Archive for September, 2008
A weekend bunged up with a cold, mostly lying around, wrapped up, watching telly, and catching bits and bobs of the last weekend of the regular baseball season. I felt a warm melancholy about not being in the States. It was nice to watch some of the different stadiums that I visited in the summer, but over the weekend, they were all tense and excited, the teams’ seasons on the line. And it’s nice to think of real people who are affected by the results. I enjoyed seeing the Phillies clinch the National League East Divison, thinking of the friendly woman I met there who’s dad was a Yankees fan. I thought of my mate Mark who’ll be sad about the Mets’ failure to win the NL Wild Card, but also several people in Milwaukee who’ll be happy about them winning the Wild Card. And with the American League Central Division still undecided, I can’t help but hope that the White Sox win their one game play-off against the Twins, simply because of the friendly people I met in Chicago, and the lack of friendly people I met at the Minnesota Twins game. It still weirds me out a bit to think that I’ve been to the stadiums of all but two of the teams in the play-offs. For what it’s worth, I’d like to see the Tampa Bay Rays and Chicago Cubs get to the World Series.
One of the joys of being in Belgium is you can get BBC 1 and 2 on the telly. I don’t know if that’s a proper deal with the Belgians or whether it’s just because Belgium is close enough to receive the signal. Either way, thank you Licence Fee payers. Having a cold, and being under a duvet on the sofa was a lot better with some Match of the Day and Top Gear to watch. And I managed to watch two travel programmes. Both of them annoyed me.
The first one was Charley Boorman’s By Any Means (those of you in the UK can watch it on iPlayer). I know very little about this chap apart from he’s the son of his father and he did something with Ewan McGregor which I never saw. On the strength of this show, though, Ewan must’ve been the entertaining part of that show. I’m not sure quite how Boorman managed to make a trek through India, Nepal and China seem quite mundane, but he did. Absolutely nothing of interest going on in his or his companion’s brains. All he did was tell us guide book-ish facts and how something that the camera was pointing at was nice.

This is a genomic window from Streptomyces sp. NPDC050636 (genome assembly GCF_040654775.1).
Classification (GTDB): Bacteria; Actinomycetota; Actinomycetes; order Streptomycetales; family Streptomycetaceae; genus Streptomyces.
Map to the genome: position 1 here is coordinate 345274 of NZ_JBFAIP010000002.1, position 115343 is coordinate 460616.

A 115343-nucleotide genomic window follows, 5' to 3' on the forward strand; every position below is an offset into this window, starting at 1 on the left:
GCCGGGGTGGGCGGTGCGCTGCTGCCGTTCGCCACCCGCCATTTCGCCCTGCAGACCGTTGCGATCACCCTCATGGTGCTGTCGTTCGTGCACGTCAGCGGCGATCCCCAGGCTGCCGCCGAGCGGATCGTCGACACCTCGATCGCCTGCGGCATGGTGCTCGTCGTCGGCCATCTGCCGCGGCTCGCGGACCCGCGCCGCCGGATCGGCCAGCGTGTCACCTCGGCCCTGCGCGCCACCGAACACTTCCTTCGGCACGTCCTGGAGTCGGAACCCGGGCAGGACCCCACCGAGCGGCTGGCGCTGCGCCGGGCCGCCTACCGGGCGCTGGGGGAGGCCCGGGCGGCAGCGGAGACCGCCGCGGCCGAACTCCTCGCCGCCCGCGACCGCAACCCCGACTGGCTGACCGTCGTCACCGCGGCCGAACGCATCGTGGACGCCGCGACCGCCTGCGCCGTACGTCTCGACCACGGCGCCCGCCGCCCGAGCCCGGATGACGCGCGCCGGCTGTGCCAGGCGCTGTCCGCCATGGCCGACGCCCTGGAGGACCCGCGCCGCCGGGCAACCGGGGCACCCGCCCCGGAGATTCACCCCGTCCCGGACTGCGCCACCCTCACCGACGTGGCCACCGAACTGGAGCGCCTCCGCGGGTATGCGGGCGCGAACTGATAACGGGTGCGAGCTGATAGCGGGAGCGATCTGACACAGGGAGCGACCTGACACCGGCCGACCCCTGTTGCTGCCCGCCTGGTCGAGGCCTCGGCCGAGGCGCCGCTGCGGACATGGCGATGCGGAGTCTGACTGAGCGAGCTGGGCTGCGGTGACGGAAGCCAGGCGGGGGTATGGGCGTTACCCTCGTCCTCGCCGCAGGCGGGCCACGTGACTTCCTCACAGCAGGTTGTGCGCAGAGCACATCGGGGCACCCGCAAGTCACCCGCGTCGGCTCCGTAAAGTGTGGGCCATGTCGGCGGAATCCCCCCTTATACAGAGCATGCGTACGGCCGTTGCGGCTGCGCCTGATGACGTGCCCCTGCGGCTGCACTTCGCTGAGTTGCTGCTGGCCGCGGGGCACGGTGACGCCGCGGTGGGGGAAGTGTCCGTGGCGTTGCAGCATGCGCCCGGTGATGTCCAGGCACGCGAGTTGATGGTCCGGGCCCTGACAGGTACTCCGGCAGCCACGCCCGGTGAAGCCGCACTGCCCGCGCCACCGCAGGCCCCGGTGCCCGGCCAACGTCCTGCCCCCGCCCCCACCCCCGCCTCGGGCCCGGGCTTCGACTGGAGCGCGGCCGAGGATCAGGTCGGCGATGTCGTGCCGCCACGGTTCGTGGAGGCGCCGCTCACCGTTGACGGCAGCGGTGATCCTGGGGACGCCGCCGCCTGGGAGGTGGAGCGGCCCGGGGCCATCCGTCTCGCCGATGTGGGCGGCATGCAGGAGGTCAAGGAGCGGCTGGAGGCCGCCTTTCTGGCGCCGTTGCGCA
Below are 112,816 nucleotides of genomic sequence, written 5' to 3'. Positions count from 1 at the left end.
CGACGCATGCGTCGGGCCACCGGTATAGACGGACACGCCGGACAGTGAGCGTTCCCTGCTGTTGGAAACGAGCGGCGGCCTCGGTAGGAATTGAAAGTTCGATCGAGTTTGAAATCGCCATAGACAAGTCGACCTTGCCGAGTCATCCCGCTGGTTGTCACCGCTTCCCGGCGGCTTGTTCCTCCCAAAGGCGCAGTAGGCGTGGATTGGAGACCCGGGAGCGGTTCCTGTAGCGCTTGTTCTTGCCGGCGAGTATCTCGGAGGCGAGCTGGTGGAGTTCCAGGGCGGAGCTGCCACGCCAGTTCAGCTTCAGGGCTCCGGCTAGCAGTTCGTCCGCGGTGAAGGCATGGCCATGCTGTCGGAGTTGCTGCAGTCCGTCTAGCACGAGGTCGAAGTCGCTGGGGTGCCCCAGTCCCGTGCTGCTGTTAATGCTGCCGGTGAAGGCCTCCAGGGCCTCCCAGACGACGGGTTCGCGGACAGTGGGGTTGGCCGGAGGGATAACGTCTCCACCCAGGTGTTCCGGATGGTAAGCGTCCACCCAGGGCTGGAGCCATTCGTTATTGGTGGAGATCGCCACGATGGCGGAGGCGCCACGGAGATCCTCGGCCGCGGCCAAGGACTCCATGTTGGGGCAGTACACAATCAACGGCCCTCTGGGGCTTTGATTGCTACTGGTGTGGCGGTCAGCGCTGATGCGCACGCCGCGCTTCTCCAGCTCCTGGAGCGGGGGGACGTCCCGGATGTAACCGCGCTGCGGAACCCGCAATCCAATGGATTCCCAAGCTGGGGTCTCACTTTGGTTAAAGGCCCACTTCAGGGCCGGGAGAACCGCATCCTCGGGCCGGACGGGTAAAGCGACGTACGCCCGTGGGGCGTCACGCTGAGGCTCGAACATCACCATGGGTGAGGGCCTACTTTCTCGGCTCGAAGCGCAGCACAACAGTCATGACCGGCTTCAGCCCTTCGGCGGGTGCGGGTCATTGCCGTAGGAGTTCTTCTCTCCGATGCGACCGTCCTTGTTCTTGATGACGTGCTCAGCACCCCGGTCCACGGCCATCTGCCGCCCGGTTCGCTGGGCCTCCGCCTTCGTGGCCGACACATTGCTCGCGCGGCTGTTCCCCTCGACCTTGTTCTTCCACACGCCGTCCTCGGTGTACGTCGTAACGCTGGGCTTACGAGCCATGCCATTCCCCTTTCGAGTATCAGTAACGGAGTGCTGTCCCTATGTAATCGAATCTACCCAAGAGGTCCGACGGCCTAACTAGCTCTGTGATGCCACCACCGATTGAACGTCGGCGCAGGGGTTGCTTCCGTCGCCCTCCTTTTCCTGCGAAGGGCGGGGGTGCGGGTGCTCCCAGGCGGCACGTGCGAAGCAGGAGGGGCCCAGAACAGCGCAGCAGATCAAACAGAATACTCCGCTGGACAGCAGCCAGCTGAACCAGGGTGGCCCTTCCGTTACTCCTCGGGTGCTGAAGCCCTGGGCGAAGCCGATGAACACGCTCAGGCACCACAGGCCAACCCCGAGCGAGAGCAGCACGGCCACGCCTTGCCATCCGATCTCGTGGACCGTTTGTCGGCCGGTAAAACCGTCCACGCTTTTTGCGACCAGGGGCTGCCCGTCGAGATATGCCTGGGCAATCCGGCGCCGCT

The second show was Russell Brand on the Road (iPlayer). I guess most of you who know who he is know already whether you like him or not. You might not be surprised to know that I find him a bit annoying. Well, that’s not true. I don’t see him often enough for him to be properly annoying. I look at his hair and snigger, and whenever I see him on telly on brief visits back to the UK, I can’t help but wonder why people think he’s funny. He’s not. Anyway, I figured I’d give him a chance with this show. I’m glad I did, cos it just confirmed that he’s a talentless show-off, managing to make a decent (if slightly obvious) TV show idea into a tedious hour of GCSE-level analysis and goofing around. At least there was Amazon with Bruce Parry last night (iPlayer). Now there’s a good travel show.
Paper map of the city centre in my pocket, headphones on, circling my index finger to an episode of This American Life on the iPod, and out the door I go. Aalst. Or if you wanna be French about it, Alost.
And… well, it’s a nice wee town. Small, but that means it’s easy to get around on foot. There are English language books in the bookshop, and everyone I interacted with spoke God’s English, so that’s handy, cos my knowledge of Dutch is limited to hello, please, and thank you. Whenever I see adverts or menus, I can’t help but imagine the inventors of Dutch taking a German Scrabble set and deciding it needs more Os and Js.
I’ve only ever spent one evening in Aalst prior to arriving here, so it was nice to see the place in the day time. It’s nice to be in a town with fancy old buildings and big factories. The view from my garret window is of a chimney at the power station. That makes me happy. And there’s a park just around the corner, too.